So, Christmas Day is over, Boxing Day is all boxed up – time to relax, and read this Sunday’s interview. Today, I’m joined by Angela Wren, to talk about her writing, including Messandrierre, which was released on 6th December.
So, tell me a bit about the setting you’ve written about.
My novels are contemporary. My first one, Messandrierre which was published on December 6th, is set in the recent past and begins in September 2007. The setting is the Cévennes in France – a place I have visited often. Whilst I was there in September 2007 it began to snow overnight and the scenery the next morning was stunning. That was when I had the idea for a body being buried and the evidence of the grave being hidden because of the snow. It’s a description of the burial, the snow and the mountains that begins my story.
I also write short stories and some of those are set in the past – mostly the late 19th and early 20th centuries.
What sparked your first foray into historical fiction?
Reading, I suppose. I’m an avid reader and my favourite genre is murder mystery/thrillers, but I also read the classics, and romance and historical. An interest has always been there but actually setting a story in the past – that came from researching my family tree. I didn’t just research dates and registers and census records. I also researched the social history of the time to enable me to understand what my ancestors had to deal with on a daily basis, the problems they faced, what they read in the newspapers – if they could read, that is.
Finding out that two of my ancestors worked on the docks in London as Deal Porters lead to a story entitled ‘Calling On’. Dockers of the 19th century had a tough time and my ancestors would have had periods of no work and could not guarantee to get work when there was Deal to be unloaded. They had a very hard life, I think.
Tell me a bit about your research process – are you able to stay focused, or do you find yourself distracted by new, interesting snippets or stories?
When I’m actually undertaking the research I usually stay focussed and the interesting snippets and stories get hoovered up with all the other bits of info I’m looking up. When I’ve got back to my ‘writing shed’ – actually a room in my house that’s full of books and a computer – that’s when I get distracted by the interesting bits and pieces!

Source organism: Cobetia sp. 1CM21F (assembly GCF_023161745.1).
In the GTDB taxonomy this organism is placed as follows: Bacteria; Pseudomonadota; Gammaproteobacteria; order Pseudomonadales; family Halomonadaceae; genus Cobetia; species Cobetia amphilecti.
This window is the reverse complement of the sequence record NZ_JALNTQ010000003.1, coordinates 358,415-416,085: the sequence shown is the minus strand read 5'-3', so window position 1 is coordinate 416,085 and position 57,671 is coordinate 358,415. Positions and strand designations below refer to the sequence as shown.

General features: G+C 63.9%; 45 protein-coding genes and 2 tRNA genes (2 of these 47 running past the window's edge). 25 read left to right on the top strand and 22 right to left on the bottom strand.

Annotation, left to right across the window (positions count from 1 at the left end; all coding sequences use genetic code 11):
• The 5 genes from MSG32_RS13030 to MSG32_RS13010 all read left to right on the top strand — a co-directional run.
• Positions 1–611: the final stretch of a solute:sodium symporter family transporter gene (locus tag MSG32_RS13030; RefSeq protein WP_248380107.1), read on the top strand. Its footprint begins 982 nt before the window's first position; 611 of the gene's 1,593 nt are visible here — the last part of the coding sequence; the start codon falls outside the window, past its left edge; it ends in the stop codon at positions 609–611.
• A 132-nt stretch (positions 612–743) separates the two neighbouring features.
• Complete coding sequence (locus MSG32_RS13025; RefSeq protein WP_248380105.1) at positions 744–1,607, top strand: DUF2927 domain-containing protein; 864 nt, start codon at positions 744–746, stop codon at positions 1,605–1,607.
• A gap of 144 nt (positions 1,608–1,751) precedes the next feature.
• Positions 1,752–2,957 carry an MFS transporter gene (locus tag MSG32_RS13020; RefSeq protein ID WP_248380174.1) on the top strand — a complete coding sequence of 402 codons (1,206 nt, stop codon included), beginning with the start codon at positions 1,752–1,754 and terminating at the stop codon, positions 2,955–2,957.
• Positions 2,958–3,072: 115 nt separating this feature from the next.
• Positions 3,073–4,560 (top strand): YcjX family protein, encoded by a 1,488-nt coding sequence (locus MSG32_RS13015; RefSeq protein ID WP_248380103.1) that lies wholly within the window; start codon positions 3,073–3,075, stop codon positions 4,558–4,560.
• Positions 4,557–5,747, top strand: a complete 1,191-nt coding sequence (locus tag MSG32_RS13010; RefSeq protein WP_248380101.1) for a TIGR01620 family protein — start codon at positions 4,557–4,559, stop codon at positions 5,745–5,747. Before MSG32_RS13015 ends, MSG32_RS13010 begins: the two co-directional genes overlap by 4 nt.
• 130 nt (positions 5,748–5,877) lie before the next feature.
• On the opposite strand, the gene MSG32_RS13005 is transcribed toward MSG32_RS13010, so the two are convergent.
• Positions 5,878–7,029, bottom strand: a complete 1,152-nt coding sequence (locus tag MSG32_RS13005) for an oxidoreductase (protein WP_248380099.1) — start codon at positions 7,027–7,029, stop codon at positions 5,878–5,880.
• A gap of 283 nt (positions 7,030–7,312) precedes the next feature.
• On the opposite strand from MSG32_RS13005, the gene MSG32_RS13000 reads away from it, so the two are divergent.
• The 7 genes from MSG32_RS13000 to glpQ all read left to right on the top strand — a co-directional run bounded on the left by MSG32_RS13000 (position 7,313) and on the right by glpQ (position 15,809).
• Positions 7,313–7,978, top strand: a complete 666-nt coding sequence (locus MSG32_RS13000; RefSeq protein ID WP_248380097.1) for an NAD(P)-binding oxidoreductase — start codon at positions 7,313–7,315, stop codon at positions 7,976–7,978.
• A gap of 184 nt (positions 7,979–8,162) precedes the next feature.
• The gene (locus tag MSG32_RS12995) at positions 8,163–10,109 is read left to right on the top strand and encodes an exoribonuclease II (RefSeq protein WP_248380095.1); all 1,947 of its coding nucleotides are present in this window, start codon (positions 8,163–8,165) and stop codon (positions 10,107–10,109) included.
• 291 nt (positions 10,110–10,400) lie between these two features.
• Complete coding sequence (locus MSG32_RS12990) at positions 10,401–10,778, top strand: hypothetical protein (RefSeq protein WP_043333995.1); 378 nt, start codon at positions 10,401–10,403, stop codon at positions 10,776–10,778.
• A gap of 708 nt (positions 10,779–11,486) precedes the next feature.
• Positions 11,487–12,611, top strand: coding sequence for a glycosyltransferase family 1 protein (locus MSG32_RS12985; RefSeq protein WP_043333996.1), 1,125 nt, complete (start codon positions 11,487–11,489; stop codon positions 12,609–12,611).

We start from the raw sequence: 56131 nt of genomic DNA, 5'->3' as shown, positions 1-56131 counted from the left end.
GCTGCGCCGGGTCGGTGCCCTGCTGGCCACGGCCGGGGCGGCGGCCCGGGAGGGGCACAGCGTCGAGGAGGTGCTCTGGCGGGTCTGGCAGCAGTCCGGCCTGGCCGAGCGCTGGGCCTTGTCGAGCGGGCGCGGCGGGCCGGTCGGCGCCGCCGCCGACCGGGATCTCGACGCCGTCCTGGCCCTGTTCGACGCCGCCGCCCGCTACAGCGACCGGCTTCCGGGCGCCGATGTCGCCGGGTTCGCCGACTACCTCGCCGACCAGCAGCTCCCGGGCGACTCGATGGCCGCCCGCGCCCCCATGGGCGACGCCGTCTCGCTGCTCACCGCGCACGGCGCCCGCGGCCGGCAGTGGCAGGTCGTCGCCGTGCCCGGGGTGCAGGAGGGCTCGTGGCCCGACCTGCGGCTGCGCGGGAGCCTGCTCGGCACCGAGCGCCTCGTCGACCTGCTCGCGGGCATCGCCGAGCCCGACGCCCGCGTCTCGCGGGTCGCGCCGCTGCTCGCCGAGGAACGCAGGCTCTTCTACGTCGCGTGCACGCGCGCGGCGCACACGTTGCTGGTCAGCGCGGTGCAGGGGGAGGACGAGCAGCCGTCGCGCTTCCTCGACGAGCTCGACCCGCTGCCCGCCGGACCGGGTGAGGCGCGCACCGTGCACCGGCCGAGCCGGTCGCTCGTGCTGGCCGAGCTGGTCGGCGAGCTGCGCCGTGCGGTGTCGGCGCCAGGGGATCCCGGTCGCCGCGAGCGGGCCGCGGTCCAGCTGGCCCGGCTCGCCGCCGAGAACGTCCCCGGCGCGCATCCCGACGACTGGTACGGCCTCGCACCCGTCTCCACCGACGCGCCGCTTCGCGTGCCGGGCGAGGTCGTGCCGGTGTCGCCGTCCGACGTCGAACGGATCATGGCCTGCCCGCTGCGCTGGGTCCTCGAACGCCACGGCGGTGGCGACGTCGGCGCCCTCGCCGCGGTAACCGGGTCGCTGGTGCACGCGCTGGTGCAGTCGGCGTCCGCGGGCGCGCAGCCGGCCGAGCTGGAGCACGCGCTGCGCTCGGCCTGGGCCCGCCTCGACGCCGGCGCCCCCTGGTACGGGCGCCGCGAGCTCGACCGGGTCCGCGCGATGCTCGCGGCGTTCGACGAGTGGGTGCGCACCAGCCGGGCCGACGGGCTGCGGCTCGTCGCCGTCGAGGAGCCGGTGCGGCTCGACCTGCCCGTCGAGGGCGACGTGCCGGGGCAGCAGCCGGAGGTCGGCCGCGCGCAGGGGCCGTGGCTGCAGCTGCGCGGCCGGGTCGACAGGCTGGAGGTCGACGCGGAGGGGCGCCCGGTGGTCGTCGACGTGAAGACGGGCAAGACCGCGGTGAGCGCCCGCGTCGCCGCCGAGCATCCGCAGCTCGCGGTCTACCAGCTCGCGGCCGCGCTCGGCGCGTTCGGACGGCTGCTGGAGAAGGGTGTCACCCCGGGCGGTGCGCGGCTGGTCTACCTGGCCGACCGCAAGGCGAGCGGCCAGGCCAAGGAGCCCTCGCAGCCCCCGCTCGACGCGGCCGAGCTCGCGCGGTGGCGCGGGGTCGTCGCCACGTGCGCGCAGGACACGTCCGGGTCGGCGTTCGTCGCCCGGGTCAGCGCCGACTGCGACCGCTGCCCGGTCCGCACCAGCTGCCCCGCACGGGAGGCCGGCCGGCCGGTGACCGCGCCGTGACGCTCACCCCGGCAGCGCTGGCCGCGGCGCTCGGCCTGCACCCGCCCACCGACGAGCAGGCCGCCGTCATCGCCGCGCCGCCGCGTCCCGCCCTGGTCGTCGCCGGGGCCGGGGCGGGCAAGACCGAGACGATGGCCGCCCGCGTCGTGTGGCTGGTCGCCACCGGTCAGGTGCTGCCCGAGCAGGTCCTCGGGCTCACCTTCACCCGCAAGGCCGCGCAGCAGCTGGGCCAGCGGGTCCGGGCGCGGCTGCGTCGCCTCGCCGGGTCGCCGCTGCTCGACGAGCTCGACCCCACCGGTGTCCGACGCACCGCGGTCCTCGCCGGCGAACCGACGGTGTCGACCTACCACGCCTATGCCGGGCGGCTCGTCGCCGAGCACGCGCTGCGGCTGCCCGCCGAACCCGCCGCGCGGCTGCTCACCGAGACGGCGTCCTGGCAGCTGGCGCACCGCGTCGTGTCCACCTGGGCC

Which is your favourite of any real historical characters who have appeared in your writing?
Only my ancestors have appeared in my historical stories, so that question is like asking me to choose which of my brothers I like best!
So I’m going to say that my fictional hero, Jacques Forêt, from my novel Messandrierre is my favourite character. He’s kind and caring and just the sort of guy you want around when the going gets tough. He’s determined and steely and he believes himself to be a man of his word – and, as his creator I can vouch for that!
Have you ever had to include a real historical character you’ve really disliked?
The short answer is no. But in another of my short stories, ‘Treading’, the Ganger (who is a fictional character) on the docks is a baddy and he attempts to kill one of my ancestors!
If you could visit any historical event or period (as a witness only, no changing things!), which would it be, and why?
Wow! There are so many things I would want to see or witness, from the building of the pyramids or Machu Picchu to the Western Front and Gallipoli where some ancestors served, or the Coffee House in London where another ancestor worked.
There are so many things I would want to witness – but if it really can only be one, then I would want to be a fly on the wall in the Cabinet Office War room for the duration of the 1939/45 war. More recent ancestors of mine served during that conflict, I studied that period of history at school and I’ve never stopped being interested in what happened during that time.
And how about ‘rewriting’ the history books? If you could change any single event, which would it be, and what would be your preferred outcome?
Another big question! It would be very easy and noble to say I would ensure the Franco-Prussian war never took place or that slavery never happened or any number of other things. But the world is the place that it is precisely because of those terrible things and the lessons learned as a result. If they were changed, we may not be who and what we are now.
So, my choice would be to change a question on the 1841 census. On that census the enumerators only had to record whether an individual was born in the county in which they were living at the time of the census. For one of my ancestors – the potboy in the Coffee House in Southwark, London – the answer is ‘No’. So, I will never know who he was or where he was born and therefore who the rest of his family were. A very large and solid family history brick wall!!
Finally… You’re allowed a whole afternoon to yourself with anyone from history. Who would it be, and what would you want to discuss?
Again, an almost impossible question to answer. I’d love to talk to Shakespeare, or Henry James or Nathaniel Hawthorne. In fact, I’d love to talk to all the dead authors on my many and varied bookshelves. But that wish will never come true.
So, I would like to go that Coffee House in Southwark and talk to that 15-year-old Potboy in my family tree. I’d want to know who he is, where he was born, what he knows about his own ancestry and, most of all, what his life is like.
Thanks for your time, Angela.
You can find Angela’s website and blog here and here. She is currently working on the follow-up to Messandriere, which is set in the village and in the nearby town of Mende, with the story beginning in October 2009. Messandrierre is also available from Amazon US and Smashwords.